The pandemic has drastically increased the number of large organisations seeking to adopt agile practices. Agile transformation is being seen as the best way to accelerate ambitious strategies, use resources more effectively, and create an optimal employee experience in an increasingly virtual workplace.
But going agile within complex global businesses comes with risks to productivity and performance. And from the employee’s perspective, the transition can be messy, confusing, full of jargon and disruptive to the day-today.
There’s so much information out there to help organisations adopt agile – just glance at the amount of agile scaling frameworks available such as SAFe, Sas, Less, DA and SoS. But these frameworks often fail to adequately address the people side of change, which is a critical step to doing change right.
By focusing on the frameworks over the people who need to use them, there is the potential that agile becomes the enemy of productivity.
From my experience leading agile change, fixed mindsets are typically the biggest factor that get in the way of transformation success. Some of the most common can be traced back to cognitive biases that are simply human nature. These are biases that everyone experiences, whether you are the CEO or working on the manufacturing floor, and include:
- Egocentric bias: this is when people hold onto their own preconceptions of what agile is and resist the specific flavour of agility an organisation may want to embed. With this bias, one’s own point of view shapes one’s actions whilst disregarding outside influences, no matter how sensible they may be.
- Ambiguity effect: this is a person’s tendency to focus on agile tools and rituals while neglecting the more valuable – but harder to visualize – mindset and behaviour changes. This highlights the inclination to avoid options that are ambiguous or uncertain in favour of the predictable and clear.
- Dunning-Kruger effect: this is observed when someone, often a leader, overestimates their agile capabilities and forges ahead, with damaging ramifications. This is a consequence of when a lack of knowledge and skills in a certain area causes a person to overestimate their own competence.
- Mere-exposure effect: this is seen when change leaders believe their agile transformation can be copied from a framework or previous experience, but then find what worked elsewhere won’t work within their unique organisational context. This is a manifestation of one’s tendency to defer to something experienced over the unfamiliar if given the choice.
The solution? Take a people-centric approach to agile adoption. Here’s how:
- Co-create what you mean by “agile” to dispel inhibiting preconceptions. The language you use really matters and influences mindsets and behaviours. Traditional agile language is loaded with baggage. Create clarity by taking a co-created approach to set and test your starting agile formula. Articulate and rigorously communicate what it is, and explicitly what it isn’t, to swerve avoidable resistance.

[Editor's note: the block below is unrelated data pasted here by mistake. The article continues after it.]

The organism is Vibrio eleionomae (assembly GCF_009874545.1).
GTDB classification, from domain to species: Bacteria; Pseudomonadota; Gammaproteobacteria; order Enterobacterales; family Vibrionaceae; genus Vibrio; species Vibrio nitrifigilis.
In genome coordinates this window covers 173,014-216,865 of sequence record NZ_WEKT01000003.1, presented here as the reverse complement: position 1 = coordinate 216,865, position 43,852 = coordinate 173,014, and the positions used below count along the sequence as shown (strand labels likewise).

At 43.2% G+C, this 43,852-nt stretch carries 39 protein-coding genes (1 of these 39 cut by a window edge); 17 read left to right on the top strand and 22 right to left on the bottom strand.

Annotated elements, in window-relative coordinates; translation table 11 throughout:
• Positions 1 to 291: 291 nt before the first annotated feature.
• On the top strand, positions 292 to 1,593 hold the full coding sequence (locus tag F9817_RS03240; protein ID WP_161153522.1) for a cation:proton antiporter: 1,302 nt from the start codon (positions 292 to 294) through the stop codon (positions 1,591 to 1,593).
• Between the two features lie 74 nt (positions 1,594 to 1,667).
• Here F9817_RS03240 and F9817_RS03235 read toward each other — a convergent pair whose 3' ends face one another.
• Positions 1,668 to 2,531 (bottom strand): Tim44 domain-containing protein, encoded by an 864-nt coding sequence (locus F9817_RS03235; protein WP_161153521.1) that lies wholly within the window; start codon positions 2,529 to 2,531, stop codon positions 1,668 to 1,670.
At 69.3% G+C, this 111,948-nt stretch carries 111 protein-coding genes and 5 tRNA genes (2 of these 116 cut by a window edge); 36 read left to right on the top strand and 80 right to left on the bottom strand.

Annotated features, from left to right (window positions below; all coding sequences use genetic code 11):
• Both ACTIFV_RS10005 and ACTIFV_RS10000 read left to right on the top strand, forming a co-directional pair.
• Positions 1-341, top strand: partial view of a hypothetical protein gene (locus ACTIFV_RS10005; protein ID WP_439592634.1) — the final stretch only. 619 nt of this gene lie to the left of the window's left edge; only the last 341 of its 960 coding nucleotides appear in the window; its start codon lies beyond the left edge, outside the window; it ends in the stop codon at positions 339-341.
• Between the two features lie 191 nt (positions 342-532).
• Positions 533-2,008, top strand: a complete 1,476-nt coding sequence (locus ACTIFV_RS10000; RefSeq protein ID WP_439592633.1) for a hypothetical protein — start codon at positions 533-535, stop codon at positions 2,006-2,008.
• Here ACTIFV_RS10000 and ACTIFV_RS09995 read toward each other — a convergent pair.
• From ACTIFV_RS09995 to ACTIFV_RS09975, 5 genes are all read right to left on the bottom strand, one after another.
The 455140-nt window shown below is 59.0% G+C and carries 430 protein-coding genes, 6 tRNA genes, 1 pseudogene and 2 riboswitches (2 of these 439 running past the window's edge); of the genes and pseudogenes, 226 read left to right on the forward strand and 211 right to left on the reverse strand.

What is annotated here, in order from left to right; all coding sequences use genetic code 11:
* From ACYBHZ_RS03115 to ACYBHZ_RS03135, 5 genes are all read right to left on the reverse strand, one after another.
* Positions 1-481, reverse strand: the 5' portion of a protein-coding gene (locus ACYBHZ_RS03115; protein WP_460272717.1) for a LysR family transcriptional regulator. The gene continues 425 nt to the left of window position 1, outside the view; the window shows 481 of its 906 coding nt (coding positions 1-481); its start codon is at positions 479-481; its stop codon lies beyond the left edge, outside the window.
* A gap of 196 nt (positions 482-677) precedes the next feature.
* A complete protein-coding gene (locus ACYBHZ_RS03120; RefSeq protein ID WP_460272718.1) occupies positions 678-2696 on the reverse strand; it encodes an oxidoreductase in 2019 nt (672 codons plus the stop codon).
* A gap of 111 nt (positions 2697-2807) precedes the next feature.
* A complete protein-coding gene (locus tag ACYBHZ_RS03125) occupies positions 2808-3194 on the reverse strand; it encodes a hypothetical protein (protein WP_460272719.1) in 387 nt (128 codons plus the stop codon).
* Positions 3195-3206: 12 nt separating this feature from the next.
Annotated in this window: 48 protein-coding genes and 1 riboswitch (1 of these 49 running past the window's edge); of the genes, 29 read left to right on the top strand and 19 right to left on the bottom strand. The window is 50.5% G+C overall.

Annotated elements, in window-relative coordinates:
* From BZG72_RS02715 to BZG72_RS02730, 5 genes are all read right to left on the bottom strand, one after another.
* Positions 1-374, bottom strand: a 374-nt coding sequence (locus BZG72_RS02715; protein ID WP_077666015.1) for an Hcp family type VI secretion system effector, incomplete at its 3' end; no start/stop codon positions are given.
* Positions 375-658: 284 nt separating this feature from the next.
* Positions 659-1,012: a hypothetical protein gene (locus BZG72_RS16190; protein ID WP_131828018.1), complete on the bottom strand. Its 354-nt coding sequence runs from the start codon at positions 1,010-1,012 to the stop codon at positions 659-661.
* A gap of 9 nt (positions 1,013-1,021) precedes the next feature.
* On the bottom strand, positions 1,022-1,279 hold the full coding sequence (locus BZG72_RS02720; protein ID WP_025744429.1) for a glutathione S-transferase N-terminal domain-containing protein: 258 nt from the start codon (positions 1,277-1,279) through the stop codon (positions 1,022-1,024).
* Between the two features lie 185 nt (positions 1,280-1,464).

- Make it an ongoing learning experience for leaders and managers. These two groups have the most difficult leap of faith to take as they learn to become servants and curators of their agile organisation. Putting in place a tailored learning and coaching approach, where support can be offered in a safe environment, will help accelerate change. Letting go of control is not easy.
- Focus on the mindset and behaviours first before introducing tools and rituals. While it is tempting to rush ahead with introducing scrums, Kanban boards and other ideas, take the time to figure out how new agile practices will work in your cultural context before implementing process and organisational change. Building the desired growth mindset at scale will take time, and it’s best to start early before introducing the “shiny” rituals that might distract.
- Beware of agile scaling frameworks- go bespoke. Use frameworks as an accelerator, but not the single version of the truth. One size doesn’t fit all, so being thoughtful about what you follow vs. flex will reduce chances of rework and slow-down. Success is possible by exploring the frameworks, selecting what seems appropriate, and testing with your employees. This seems obvious but can be missed in the rush to see results.
- Recognise and address the emotional impact. There’s no way around it, it’s a significant organisational change, and individuals naturally go through a range of emotions, from fear to anger and resistance. Taking an empathetic and human-centered approach to your change management will help predict and defuse resistance, whilst getting employees on board with the change. Try creating employee personas so that your change approach can be tailored by employee type, not just role description.
Remember, being agile shouldn’t be the end goal, but a means to get organisations to where they want to be – the execution of strategy and purpose. Taking steps to deal with the often-neglected human factors that can get in the way of your agile transformation is the quickest way of realising the benefits of your agile journey.